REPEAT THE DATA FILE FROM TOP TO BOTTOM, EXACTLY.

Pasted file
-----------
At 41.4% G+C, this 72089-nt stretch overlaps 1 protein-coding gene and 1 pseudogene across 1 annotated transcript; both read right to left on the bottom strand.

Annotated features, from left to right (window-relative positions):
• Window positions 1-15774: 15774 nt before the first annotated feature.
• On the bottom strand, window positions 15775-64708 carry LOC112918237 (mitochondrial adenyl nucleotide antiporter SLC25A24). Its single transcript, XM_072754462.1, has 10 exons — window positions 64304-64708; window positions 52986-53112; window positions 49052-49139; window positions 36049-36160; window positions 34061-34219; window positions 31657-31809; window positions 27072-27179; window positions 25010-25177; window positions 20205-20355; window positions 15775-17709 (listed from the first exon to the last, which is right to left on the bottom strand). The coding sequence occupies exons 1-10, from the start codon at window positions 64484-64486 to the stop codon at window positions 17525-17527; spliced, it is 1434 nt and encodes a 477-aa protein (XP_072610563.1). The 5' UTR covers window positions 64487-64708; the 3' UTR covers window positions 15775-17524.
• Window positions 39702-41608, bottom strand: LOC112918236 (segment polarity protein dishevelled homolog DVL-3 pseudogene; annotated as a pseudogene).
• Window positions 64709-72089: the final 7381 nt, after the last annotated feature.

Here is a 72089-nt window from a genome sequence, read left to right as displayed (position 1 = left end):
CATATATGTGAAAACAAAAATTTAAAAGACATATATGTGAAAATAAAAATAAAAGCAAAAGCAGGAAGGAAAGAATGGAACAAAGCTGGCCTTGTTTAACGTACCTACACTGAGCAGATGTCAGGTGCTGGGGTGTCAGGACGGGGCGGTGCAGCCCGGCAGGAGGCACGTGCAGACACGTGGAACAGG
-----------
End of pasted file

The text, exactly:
At 41.4% G+C, this 72089-nt stretch overlaps 1 protein-coding gene and 1 pseudogene across 1 annotated transcript; both read right to left on the bottom strand.

Annotated features, from left to right (window-relative positions):
• Window positions 1-15774: 15774 nt before the first annotated feature.
• On the bottom strand, window positions 15775-64708 carry LOC112918237 (mitochondrial adenyl nucleotide antiporter SLC25A24). Its single transcript, XM_072754462.1, has 10 exons — window positions 64304-64708; window positions 52986-53112; window positions 49052-49139; window positions 36049-36160; window positions 34061-34219; window positions 31657-31809; window positions 27072-27179; window positions 25010-25177; window positions 20205-20355; window positions 15775-17709 (listed from the first exon to the last, which is right to left on the bottom strand). The coding sequence occupies exons 1-10, from the start codon at window positions 64484-64486 to the stop codon at window positions 17525-17527; spliced, it is 1434 nt and encodes a 477-aa protein (XP_072610563.1). The 5' UTR covers window positions 64487-64708; the 3' UTR covers window positions 15775-17524.
• Window positions 39702-41608, bottom strand: LOC112918236 (segment polarity protein dishevelled homolog DVL-3 pseudogene; annotated as a pseudogene).
• Window positions 64709-72089: the final 7381 nt, after the last annotated feature.

Here is a 72089-nt window from a genome sequence, read left to right as displayed (position 1 = left end):
CATATATGTGAAAACAAAAATTTAAAAGACATATATGTGAAAATAAAAATAAAAGCAAAAGCAGGAAGGAAAGAATGGAACAAAGCTGGCCTTGTTTAACGTACCTACACTGAGCAGATGTCAGGTGCTGGGGTGTCAGGACGGGGCGGTGCAGCCCGGCAGGAGGCACGTGCAGACACGTGGAACAGG